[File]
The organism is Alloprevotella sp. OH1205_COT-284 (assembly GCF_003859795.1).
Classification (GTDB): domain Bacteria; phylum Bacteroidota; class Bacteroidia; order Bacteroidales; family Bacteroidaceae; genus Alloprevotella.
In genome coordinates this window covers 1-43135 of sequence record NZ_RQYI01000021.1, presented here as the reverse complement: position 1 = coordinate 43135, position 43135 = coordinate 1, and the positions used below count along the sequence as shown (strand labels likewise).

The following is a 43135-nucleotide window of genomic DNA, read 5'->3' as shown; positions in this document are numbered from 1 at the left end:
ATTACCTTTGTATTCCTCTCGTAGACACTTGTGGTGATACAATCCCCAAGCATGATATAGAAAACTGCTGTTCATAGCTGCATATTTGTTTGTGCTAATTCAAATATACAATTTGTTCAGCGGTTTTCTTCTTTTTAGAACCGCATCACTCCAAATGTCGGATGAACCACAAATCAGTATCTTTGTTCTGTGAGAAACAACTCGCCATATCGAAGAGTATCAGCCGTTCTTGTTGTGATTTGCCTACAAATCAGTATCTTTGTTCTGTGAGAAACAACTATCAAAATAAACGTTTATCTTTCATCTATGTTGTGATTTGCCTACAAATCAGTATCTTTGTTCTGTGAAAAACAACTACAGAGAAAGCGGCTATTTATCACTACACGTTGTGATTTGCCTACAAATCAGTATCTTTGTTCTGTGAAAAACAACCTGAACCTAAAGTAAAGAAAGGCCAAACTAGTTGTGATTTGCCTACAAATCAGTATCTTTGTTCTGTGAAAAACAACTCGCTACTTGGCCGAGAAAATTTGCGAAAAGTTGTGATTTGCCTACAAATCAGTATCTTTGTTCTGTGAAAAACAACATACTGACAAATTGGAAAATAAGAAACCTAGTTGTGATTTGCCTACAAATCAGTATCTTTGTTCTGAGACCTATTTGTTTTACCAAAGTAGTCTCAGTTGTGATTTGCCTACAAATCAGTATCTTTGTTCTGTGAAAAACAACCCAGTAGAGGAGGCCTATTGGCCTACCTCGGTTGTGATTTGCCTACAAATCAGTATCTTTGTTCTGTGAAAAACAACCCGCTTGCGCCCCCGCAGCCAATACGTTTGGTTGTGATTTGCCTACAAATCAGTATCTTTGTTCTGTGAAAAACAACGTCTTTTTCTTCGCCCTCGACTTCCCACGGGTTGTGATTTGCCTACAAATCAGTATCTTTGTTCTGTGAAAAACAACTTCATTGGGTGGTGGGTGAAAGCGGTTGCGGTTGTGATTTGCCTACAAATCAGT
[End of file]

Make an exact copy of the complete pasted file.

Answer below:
The organism is Alloprevotella sp. OH1205_COT-284 (assembly GCF_003859795.1).
Classification (GTDB): domain Bacteria; phylum Bacteroidota; class Bacteroidia; order Bacteroidales; family Bacteroidaceae; genus Alloprevotella.
In genome coordinates this window covers 1-43135 of sequence record NZ_RQYI01000021.1, presented here as the reverse complement: position 1 = coordinate 43135, position 43135 = coordinate 1, and the positions used below count along the sequence as shown (strand labels likewise).

The following is a 43135-nucleotide window of genomic DNA, read 5'->3' as shown; positions in this document are numbered from 1 at the left end:
ATTACCTTTGTATTCCTCTCGTAGACACTTGTGGTGATACAATCCCCAAGCATGATATAGAAAACTGCTGTTCATAGCTGCATATTTGTTTGTGCTAATTCAAATATACAATTTGTTCAGCGGTTTTCTTCTTTTTAGAACCGCATCACTCCAAATGTCGGATGAACCACAAATCAGTATCTTTGTTCTGTGAGAAACAACTCGCCATATCGAAGAGTATCAGCCGTTCTTGTTGTGATTTGCCTACAAATCAGTATCTTTGTTCTGTGAGAAACAACTATCAAAATAAACGTTTATCTTTCATCTATGTTGTGATTTGCCTACAAATCAGTATCTTTGTTCTGTGAAAAACAACTACAGAGAAAGCGGCTATTTATCACTACACGTTGTGATTTGCCTACAAATCAGTATCTTTGTTCTGTGAAAAACAACCTGAACCTAAAGTAAAGAAAGGCCAAACTAGTTGTGATTTGCCTACAAATCAGTATCTTTGTTCTGTGAAAAACAACTCGCTACTTGGCCGAGAAAATTTGCGAAAAGTTGTGATTTGCCTACAAATCAGTATCTTTGTTCTGTGAAAAACAACATACTGACAAATTGGAAAATAAGAAACCTAGTTGTGATTTGCCTACAAATCAGTATCTTTGTTCTGAGACCTATTTGTTTTACCAAAGTAGTCTCAGTTGTGATTTGCCTACAAATCAGTATCTTTGTTCTGTGAAAAACAACCCAGTAGAGGAGGCCTATTGGCCTACCTCGGTTGTGATTTGCCTACAAATCAGTATCTTTGTTCTGTGAAAAACAACCCGCTTGCGCCCCCGCAGCCAATACGTTTGGTTGTGATTTGCCTACAAATCAGTATCTTTGTTCTGTGAAAAACAACGTCTTTTTCTTCGCCCTCGACTTCCCACGGGTTGTGATTTGCCTACAAATCAGTATCTTTGTTCTGTGAAAAACAACTTCATTGGGTGGTGGGTGAAAGCGGTTGCGGTTGTGATTTGCCTACAAATCAGT